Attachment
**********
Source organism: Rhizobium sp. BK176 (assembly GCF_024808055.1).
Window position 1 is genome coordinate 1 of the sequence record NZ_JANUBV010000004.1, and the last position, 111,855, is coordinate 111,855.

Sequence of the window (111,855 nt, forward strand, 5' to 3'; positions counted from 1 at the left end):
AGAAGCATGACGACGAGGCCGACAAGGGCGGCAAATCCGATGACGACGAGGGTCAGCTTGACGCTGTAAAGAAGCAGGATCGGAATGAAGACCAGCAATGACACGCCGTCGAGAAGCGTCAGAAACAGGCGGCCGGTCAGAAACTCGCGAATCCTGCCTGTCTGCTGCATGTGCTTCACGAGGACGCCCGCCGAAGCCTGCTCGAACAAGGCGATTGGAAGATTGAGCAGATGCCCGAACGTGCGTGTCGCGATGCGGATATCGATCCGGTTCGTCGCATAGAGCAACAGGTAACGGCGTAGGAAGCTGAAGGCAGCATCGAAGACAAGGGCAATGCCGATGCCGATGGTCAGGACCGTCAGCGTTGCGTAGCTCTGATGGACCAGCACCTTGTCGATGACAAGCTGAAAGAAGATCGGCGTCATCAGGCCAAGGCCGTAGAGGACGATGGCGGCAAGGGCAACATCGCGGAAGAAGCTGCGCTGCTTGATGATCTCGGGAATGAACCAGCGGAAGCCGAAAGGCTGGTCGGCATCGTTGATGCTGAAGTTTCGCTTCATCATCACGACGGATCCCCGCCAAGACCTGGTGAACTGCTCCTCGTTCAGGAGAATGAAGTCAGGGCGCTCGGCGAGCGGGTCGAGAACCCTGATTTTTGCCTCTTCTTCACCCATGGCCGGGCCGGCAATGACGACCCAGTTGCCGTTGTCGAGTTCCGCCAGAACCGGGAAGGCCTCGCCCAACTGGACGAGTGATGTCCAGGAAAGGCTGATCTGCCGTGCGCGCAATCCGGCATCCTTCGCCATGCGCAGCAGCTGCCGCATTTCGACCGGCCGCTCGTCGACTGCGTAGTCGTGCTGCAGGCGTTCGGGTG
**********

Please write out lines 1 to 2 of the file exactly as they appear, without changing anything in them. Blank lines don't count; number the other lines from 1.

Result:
Source organism: Rhizobium sp. BK176 (assembly GCF_024808055.1).
Window position 1 is genome coordinate 1 of the sequence record NZ_JANUBV010000004.1, and the last position, 111,855, is coordinate 111,855.